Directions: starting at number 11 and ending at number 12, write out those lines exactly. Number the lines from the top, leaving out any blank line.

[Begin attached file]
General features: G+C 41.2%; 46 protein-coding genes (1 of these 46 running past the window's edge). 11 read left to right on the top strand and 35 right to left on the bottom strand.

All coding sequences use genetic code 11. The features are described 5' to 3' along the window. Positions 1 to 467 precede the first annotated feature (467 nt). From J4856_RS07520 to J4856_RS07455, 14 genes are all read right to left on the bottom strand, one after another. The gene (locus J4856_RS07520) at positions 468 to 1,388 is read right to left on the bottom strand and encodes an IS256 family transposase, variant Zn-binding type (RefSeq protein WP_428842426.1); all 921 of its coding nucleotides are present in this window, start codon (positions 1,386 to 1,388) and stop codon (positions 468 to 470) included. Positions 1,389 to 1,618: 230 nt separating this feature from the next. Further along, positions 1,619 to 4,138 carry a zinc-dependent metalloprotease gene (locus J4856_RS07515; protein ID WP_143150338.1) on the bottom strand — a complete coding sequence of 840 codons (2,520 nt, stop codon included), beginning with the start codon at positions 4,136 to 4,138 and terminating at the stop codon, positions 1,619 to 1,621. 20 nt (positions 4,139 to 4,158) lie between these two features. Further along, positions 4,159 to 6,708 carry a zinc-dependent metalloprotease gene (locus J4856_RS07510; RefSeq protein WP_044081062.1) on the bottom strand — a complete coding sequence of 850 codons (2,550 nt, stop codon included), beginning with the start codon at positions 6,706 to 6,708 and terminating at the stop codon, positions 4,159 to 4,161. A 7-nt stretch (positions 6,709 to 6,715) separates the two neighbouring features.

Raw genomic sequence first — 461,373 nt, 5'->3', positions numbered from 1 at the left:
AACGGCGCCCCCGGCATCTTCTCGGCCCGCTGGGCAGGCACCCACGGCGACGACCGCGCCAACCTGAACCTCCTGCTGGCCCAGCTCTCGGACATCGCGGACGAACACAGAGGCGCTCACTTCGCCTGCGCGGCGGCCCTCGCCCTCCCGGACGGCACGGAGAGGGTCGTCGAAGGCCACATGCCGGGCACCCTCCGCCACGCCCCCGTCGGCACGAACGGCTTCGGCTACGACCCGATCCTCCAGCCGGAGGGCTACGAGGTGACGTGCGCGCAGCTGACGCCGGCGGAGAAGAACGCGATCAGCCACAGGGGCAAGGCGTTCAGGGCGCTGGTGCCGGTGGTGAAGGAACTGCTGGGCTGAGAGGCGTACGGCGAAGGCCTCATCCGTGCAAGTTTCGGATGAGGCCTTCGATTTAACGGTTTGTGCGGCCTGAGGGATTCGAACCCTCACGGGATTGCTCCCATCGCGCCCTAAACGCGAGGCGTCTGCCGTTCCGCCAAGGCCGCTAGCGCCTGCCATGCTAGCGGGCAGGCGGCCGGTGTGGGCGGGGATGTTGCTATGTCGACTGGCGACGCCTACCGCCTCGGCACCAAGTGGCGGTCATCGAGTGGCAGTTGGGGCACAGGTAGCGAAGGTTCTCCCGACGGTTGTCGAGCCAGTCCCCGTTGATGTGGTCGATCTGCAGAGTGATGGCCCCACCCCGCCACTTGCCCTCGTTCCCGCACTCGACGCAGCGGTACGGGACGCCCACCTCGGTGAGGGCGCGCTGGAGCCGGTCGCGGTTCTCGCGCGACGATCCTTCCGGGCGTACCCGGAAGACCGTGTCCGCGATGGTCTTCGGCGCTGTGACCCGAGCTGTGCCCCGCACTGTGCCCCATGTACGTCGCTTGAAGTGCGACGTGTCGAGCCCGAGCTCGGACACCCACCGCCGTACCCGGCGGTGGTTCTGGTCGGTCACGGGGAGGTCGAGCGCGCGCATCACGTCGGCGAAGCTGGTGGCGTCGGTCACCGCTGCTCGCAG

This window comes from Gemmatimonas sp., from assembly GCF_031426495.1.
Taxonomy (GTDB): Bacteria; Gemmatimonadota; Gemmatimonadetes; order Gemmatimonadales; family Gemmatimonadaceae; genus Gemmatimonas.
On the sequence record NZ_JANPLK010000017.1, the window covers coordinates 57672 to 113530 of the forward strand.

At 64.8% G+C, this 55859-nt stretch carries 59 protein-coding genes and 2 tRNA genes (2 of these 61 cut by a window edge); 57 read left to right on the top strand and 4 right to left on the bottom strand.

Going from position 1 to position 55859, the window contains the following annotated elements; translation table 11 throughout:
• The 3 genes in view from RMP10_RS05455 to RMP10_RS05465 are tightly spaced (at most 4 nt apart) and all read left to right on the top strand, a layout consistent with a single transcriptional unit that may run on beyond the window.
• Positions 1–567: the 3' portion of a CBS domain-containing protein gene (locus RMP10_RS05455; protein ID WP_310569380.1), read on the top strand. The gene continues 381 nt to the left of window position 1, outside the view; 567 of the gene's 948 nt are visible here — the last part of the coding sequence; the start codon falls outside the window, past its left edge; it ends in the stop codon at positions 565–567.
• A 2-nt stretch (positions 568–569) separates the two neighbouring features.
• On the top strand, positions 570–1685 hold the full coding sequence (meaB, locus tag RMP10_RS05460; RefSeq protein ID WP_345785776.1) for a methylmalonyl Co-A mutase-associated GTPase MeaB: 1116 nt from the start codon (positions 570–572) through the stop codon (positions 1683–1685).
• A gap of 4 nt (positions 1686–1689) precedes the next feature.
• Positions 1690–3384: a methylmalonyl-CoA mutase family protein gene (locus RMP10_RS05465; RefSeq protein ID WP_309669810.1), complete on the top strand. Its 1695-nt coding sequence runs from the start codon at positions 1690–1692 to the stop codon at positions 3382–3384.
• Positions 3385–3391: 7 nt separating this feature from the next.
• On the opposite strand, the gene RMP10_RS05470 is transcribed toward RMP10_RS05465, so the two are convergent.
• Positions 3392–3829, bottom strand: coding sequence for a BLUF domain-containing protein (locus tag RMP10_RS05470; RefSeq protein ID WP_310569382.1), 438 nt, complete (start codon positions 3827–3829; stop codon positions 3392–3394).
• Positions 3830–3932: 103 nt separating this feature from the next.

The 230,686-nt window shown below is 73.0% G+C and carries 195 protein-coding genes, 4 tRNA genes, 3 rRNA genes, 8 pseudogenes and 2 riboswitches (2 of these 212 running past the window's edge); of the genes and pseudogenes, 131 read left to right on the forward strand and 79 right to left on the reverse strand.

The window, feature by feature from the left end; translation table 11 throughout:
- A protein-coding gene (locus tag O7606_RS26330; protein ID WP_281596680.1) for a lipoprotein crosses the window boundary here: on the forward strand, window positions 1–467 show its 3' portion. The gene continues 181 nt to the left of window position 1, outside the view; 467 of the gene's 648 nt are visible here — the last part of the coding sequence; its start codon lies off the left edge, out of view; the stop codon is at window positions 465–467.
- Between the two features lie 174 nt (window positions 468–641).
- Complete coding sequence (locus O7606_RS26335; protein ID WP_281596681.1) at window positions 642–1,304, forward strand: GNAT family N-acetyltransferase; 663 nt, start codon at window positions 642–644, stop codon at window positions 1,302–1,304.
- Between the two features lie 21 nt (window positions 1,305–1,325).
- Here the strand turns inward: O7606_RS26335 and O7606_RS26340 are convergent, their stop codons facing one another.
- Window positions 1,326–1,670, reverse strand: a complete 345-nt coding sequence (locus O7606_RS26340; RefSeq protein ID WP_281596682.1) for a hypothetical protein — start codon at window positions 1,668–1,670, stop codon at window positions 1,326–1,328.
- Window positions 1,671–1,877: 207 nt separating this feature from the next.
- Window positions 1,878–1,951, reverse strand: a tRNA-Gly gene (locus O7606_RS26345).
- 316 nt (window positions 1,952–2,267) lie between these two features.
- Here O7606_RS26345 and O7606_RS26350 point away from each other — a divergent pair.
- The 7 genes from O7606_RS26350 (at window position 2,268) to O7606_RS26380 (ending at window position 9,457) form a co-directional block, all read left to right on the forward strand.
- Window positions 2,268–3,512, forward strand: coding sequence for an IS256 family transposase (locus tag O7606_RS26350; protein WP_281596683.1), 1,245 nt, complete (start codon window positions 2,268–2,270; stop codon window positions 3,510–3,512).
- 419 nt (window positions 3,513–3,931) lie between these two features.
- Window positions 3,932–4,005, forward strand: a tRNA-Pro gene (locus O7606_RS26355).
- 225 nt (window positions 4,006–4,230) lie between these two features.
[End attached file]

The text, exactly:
• Positions 1–567: the 3' portion of a CBS domain-containing protein gene (locus RMP10_RS05455; protein ID WP_310569380.1), read on the top strand. The gene continues 381 nt to the left of window position 1, outside the view; 567 of the gene's 948 nt are visible here — the last part of the coding sequence; the start codon falls outside the window, past its left edge; it ends in the stop codon at positions 565–567.
• A 2-nt stretch (positions 568–569) separates the two neighbouring features.